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How F1's cash crisis could help the sport

Matt Slater | 23:51 UK time, Wednesday, 17 December 2008

Here's a question for the petrolheads, procurement experts and financial controllers amongst you: how many dummy cameras do you think a Formula One team needs? That's dummy cameras - the pretend ones they attach during testing - not the real ones they are given by TV for the races.

Three (one for each car, including the spare)? Four (a spare one just in case)? Or perhaps six (a spare one for each car in case they all fall off during the same bumpy testing session)?

Well, one team made 49 last year. But then they spent £300m in total so they probably didn't notice they were doing it.

Much of that money went on squeezing a few more horsepower out of the internal combustion engine, an invention that is now comfortably a century old, a challenge that many of this country's finest engineers put their collective brains to in an effort that would have gone completely unnoticed by motorsport's many fans.

Lewis Hamilton celebrates with champagne

But the revelation that F1 teams can run up eye-watering bills is right up there with the Pope's religious leanings and what bears do in the woods in terms of shock value.

Frankly it would be more of a surprise if F1 wasn't a trailer-sized hole in somebody's pocket (three miles to the gallon, long weekends in Monaco, all that champagne). The key was who those pockets belonged to: sales-chasing car manufacturers, speed-freak billionaires and other assorted cash cows.

For many years, F1 was loud, proud and lumpy but it didn't matter because Ferrari had a waiting list for the 6,000 or so cars it produces a year, Honda and Toyota were hitting Detroit's "Big Three" where it hurts and once every few years an idea like anti-locking brakes or traction control would trickle down to the saloon classes.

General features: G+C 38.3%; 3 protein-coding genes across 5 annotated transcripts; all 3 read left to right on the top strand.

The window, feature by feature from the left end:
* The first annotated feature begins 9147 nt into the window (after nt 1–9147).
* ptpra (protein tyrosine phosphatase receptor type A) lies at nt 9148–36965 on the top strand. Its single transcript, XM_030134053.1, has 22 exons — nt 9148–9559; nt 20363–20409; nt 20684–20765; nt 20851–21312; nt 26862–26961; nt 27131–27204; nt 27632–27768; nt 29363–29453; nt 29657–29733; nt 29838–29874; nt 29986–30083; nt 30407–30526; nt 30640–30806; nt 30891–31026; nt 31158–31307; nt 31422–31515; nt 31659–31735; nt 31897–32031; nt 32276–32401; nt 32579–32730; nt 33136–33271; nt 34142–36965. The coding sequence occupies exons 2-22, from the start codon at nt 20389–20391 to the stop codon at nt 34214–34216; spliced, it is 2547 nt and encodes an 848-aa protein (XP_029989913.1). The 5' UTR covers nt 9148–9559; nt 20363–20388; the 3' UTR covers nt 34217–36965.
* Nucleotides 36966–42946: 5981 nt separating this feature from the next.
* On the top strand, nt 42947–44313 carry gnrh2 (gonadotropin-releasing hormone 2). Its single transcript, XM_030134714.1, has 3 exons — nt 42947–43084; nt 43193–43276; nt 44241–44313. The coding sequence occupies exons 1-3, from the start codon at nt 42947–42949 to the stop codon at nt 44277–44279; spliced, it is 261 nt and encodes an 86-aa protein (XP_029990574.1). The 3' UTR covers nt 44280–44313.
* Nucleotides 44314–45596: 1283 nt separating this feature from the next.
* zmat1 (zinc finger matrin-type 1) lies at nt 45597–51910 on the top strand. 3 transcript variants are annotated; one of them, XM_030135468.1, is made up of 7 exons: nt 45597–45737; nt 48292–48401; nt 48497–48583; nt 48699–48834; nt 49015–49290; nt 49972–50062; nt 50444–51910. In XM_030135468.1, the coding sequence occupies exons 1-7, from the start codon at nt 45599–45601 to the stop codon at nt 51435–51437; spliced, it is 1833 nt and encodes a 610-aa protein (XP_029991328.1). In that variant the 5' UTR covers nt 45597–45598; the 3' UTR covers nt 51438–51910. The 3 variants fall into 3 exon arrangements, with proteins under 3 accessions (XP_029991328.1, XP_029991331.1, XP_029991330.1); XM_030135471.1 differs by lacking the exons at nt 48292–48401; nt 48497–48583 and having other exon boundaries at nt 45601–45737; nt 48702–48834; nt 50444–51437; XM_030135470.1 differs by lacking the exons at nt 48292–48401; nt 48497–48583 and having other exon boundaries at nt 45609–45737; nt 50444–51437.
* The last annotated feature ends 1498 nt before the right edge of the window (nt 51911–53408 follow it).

And then the police arrived, the party broke up and somebody was presented with a bill for those two wind tunnels they built to find a few hundredths of a second on a twisty track. The reckoning, when it finally came, was fittingly rapid.

If Super Aguri's mid-season departure was a warning, few seemed to heed it because Honda's exit came as a shock despite the Japanese giant's slumping sales and paddock profligacy.

With rumours swirling of another manufacturer considering something similar, it was time for motorsport to cut up the credit cards and get a grip. Which, to be fair, they did. Or have at least started to do.

The cost-cutting measures revealed by motorsport's governing body, the FIA, and the F1 teams in Monte Carlo last week, represent a result for common sense and appear to have stopped the bleeding for now.

Honda Racing's Brackley base

But what happens next is anybody's guess. The grid looks like being at least two cars light next season, sponsorship is going to be hard to come by for at least a year or two and the pressure on the carmakers' balance sheets is going to grow. After all, where is the magic of Ferrari when the classifieds tell you the value of a used 559 has just tanked?

And it's not just F1: rallying lost two manufacturers in two days, Subaru and Suzuki, a huge blow for a sport that is struggling for exposure.

But all of that does not have to bring about the end of F1, or motor racing in general. It just needs to bring about the end of a particularly reckless era for the sport's finances.

The basic proposition of publicity, research and development and occasionally decent racing remains intact. Well, that's what the BBC is banking on...but so, it seems, are BMW, Ferrari, Mercedes, Renault, Toyota and the myriad corporations that are still using F1's mobile billboards to sell their products.

Some insiders even think the economic downturn could be the saving of F1: less really could be more if the sport's decision-makers hold their nerve and push for further cost reductions.

By doing that they may just inject a little more human interest into what can, at times, become an engineering competition, tempt in new entrants to shake up the grid, and reduce F1's dependence on the sales figures of its main sponsors' road car divisions.

It was just over a year ago that David Richards, the boss of Prodrive, was forced to admit defeat in his attempt to lower the sport's barriers of entry.

His idea was to turn the clock back to the 1960s and 70s, when independent teams drove rings around the better resourced "works" teams of Ferrari and other "grandes marques".